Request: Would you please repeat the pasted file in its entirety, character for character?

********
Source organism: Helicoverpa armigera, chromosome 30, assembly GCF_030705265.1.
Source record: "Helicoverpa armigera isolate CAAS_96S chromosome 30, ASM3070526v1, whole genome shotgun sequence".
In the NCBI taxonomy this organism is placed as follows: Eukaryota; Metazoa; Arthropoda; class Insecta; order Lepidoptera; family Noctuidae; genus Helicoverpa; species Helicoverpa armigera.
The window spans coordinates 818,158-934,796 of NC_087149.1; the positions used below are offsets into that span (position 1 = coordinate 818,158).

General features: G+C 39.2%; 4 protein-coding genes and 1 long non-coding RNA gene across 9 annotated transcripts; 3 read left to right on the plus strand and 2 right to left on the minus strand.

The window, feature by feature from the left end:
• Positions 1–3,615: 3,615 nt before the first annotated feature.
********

Source organism: Helicoverpa armigera, chromosome 30, assembly GCF_030705265.1.
Source record: "Helicoverpa armigera isolate CAAS_96S chromosome 30, ASM3070526v1, whole genome shotgun sequence".
In the NCBI taxonomy this organism is placed as follows: Eukaryota; Metazoa; Arthropoda; class Insecta; order Lepidoptera; family Noctuidae; genus Helicoverpa; species Helicoverpa armigera.
The window spans coordinates 818,158-934,796 of NC_087149.1; the positions used below are offsets into that span (position 1 = coordinate 818,158).

General features: G+C 39.2%; 4 protein-coding genes and 1 long non-coding RNA gene across 9 annotated transcripts; 3 read left to right on the plus strand and 2 right to left on the minus strand.

The window, feature by feature from the left end:
• Positions 1–3,615: 3,615 nt before the first annotated feature.